For dogs and cats, if any of the following serious side effects occur, stop giving benazepril and seek emergency veterinary medical attention; an allergic reaction (difficulty breathing; swelling of the lips; tongue or face; hives). Side effects are rare but may include loss of appetite, vomiting, and diarrhea. Benazepril could cause low blood pressure or kidney dysfunction indicated by increased thirst and/or changes in urination. Talk to your veterinarian about any side effect that seems unusual or bothersome to the animal.

What other drugs will affect Benazepril:

Tell your veterinarian if your pet is being given azathioprine, COX 2 inhibitors (Deramaxx or Previcox), cyclosporine (Atopica), diuretics (furosemide, Salix), beta blockers (atenolol), and other blood pressure medications, insulin, NSAIDS (Rimadyl or Novox), Potassium salts, aspirin (Vetrin), and sulfonamides (SMZ/TMP). Drugs other than those listed may also interact with benazepril. Talk to your veterinarian or pharmacist before giving any prescription or over the counter medicines including vitamins, and supplements.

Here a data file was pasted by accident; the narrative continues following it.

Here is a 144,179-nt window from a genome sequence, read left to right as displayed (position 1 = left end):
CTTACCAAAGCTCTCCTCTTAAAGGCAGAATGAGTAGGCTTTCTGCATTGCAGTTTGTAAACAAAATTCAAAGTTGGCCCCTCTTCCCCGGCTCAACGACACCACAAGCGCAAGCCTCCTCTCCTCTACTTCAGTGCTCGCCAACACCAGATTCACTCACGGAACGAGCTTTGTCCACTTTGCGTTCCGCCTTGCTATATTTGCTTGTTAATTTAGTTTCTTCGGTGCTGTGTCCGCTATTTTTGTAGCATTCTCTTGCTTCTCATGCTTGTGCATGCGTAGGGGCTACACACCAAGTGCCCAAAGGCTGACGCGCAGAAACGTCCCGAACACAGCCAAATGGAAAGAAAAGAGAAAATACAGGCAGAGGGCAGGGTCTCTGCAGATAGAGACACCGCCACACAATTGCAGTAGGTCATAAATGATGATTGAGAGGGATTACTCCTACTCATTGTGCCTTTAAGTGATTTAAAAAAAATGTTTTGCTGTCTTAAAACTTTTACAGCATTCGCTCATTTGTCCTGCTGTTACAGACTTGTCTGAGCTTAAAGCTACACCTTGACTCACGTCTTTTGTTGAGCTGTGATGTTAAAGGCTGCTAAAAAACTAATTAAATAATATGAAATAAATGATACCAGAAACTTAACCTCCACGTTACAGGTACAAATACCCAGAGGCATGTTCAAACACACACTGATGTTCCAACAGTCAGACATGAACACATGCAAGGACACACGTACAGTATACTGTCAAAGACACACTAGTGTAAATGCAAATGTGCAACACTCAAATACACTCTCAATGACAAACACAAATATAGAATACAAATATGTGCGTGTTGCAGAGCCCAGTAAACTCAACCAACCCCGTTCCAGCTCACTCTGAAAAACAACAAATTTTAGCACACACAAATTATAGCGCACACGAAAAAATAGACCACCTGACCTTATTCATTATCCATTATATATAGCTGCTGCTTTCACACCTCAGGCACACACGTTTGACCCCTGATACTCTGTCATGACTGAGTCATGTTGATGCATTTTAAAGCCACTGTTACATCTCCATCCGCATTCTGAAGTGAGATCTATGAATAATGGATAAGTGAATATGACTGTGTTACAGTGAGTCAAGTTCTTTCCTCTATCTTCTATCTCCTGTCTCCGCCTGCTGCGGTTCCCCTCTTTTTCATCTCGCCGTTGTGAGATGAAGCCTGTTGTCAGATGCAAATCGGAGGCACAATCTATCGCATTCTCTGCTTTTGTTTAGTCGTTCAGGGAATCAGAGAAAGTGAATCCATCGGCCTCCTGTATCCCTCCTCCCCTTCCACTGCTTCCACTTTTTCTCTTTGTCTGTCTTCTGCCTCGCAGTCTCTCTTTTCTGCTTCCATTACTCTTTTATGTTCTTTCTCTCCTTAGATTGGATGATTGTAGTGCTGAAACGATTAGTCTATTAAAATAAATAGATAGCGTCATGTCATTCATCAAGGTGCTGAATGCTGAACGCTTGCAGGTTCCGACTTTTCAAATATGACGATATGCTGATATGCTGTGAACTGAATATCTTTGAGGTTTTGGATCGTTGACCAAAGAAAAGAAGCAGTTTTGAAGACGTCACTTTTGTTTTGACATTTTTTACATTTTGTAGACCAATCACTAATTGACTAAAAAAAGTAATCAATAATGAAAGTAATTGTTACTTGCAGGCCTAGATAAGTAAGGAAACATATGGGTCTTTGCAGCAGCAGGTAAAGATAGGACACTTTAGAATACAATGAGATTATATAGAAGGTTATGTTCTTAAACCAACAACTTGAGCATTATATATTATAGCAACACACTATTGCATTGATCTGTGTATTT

Where can I get more information:

Your pharmacist has additional information about Benazepril written for health professionals that you may read. Call your veterinarian for medical advice about any side effects to your pet. You may report side effects to the FDA at 1-800-FDA-1088.

How to Use
  • The below dosage amounts are recommendations only. Always follow the amount prescribed by your veterinarian.

Benazepril can be given with or without food.

All weights
0.1-0.2 mg/lb 1-2 times a day
All weights
0.1-0.45 mg/lb once a day
Do not use!

Store in a tightly sealed container at room temperature, away from excess moisture or heat.

Active Ingredients
Benazepril hydrochloride, USP
5 mg
Customer Reviews
Benazepril is rated 4.333333333333333 out of 5 by 3.